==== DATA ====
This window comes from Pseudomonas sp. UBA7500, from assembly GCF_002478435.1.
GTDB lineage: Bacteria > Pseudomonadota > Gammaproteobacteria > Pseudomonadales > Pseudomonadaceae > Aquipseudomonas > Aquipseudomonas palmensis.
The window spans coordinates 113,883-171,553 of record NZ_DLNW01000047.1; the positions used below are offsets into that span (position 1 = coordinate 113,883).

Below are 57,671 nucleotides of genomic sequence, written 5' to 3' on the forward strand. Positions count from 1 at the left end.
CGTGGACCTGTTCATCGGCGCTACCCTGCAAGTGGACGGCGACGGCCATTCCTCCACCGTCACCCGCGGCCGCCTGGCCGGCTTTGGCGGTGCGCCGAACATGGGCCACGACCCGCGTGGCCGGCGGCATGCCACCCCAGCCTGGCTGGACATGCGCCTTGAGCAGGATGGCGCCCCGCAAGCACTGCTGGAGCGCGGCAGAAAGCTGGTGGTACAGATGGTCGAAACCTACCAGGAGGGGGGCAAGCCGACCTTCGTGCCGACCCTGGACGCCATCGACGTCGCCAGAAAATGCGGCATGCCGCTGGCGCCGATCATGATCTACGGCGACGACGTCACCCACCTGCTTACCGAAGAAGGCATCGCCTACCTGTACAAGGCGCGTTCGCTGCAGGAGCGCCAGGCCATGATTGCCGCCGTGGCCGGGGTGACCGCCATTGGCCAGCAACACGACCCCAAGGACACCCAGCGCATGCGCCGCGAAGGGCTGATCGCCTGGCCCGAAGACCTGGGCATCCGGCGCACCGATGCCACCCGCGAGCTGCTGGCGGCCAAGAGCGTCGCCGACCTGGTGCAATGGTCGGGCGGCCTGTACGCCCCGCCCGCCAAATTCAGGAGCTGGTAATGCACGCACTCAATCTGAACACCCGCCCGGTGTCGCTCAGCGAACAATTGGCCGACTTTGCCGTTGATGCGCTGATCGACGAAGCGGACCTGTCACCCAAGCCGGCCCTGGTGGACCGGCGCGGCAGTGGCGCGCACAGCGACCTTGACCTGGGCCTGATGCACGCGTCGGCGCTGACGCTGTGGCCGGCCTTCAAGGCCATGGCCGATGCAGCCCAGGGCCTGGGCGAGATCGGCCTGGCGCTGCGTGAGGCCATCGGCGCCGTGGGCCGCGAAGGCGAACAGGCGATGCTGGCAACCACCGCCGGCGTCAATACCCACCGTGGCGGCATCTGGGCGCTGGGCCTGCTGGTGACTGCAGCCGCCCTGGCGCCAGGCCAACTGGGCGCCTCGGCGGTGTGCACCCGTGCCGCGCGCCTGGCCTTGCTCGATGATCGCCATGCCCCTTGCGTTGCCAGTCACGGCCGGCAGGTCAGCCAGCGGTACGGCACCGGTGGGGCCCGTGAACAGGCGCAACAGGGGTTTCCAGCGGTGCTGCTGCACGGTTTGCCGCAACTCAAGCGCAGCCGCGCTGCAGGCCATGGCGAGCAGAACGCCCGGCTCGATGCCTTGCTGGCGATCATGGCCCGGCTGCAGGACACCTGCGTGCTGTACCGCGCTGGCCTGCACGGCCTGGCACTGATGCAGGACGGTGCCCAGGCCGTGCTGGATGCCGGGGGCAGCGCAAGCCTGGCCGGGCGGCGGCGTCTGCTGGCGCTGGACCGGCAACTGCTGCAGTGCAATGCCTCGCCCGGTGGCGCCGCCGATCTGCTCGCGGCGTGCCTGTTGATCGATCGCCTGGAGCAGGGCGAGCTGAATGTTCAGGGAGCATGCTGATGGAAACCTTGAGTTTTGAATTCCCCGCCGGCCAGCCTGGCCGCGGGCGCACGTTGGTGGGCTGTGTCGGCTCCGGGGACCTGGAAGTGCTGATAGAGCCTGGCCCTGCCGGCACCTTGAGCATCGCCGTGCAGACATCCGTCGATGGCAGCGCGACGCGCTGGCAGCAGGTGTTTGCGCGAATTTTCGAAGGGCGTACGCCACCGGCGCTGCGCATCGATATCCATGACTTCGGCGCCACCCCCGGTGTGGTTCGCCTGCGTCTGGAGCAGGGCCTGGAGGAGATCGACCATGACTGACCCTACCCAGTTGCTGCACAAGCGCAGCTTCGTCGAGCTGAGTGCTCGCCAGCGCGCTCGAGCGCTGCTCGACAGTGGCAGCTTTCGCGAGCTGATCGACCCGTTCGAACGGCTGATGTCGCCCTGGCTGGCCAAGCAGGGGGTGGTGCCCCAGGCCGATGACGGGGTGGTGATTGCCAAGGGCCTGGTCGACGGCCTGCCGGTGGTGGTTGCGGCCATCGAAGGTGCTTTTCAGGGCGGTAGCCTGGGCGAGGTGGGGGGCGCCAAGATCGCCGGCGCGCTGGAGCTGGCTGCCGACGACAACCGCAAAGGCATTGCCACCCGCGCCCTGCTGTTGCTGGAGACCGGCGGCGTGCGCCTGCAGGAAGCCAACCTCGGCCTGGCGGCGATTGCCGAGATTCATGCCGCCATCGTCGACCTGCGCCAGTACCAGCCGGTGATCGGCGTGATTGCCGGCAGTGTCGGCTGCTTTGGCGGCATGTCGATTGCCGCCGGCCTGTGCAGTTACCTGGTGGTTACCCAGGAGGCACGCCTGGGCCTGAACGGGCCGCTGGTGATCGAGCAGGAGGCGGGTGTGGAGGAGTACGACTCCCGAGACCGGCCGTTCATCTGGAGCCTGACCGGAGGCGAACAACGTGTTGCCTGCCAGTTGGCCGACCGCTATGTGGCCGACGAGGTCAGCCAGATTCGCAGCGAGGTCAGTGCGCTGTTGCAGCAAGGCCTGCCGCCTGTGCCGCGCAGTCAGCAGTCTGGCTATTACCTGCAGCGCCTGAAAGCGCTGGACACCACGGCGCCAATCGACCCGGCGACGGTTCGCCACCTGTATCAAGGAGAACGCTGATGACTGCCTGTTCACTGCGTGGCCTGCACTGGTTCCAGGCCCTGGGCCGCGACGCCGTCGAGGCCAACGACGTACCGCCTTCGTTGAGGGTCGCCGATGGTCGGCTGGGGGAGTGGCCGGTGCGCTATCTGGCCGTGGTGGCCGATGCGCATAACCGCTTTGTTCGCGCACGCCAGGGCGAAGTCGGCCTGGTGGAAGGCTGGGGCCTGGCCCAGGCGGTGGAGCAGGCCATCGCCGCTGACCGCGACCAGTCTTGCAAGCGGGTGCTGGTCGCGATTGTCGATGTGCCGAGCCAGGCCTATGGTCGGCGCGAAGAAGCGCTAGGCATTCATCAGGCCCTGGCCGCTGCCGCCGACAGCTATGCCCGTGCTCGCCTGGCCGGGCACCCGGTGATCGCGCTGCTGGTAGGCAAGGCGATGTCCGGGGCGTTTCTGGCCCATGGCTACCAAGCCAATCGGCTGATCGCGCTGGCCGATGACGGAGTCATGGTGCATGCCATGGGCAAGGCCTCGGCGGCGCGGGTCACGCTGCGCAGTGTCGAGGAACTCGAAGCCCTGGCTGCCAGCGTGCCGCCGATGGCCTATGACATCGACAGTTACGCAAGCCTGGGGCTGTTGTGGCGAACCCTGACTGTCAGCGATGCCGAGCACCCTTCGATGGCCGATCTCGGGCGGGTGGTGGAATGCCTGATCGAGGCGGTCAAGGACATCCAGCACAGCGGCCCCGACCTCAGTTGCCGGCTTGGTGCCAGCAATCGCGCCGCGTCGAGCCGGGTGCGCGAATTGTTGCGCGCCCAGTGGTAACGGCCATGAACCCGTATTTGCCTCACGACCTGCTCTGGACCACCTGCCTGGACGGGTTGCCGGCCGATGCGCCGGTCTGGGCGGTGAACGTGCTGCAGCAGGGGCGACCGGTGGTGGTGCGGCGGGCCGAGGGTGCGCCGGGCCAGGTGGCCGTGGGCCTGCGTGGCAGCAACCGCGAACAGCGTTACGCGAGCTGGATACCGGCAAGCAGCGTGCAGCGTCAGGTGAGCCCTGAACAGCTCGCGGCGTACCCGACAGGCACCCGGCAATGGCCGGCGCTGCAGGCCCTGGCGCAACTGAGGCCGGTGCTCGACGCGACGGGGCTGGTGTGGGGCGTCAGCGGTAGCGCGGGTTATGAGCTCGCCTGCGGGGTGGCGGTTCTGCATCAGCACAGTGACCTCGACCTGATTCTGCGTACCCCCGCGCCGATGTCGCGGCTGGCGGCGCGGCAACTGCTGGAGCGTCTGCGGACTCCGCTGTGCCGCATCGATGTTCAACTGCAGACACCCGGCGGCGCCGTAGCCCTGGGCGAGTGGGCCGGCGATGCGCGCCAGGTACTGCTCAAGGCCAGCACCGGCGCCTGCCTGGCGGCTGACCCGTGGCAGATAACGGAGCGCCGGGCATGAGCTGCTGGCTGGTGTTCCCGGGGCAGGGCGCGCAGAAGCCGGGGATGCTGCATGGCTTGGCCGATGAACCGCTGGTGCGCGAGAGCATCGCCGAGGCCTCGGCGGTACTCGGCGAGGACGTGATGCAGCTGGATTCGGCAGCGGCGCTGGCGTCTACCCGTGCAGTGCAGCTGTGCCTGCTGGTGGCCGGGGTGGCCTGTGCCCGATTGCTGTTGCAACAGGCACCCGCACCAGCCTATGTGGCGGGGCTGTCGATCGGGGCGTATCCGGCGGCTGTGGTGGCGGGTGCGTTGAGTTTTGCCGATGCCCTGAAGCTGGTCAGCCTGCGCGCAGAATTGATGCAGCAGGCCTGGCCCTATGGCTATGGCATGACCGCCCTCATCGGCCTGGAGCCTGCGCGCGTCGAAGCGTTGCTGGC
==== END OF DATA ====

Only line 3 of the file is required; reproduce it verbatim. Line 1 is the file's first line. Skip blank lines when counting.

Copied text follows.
The window spans coordinates 113,883-171,553 of record NZ_DLNW01000047.1; the positions used below are offsets into that span (position 1 = coordinate 113,883).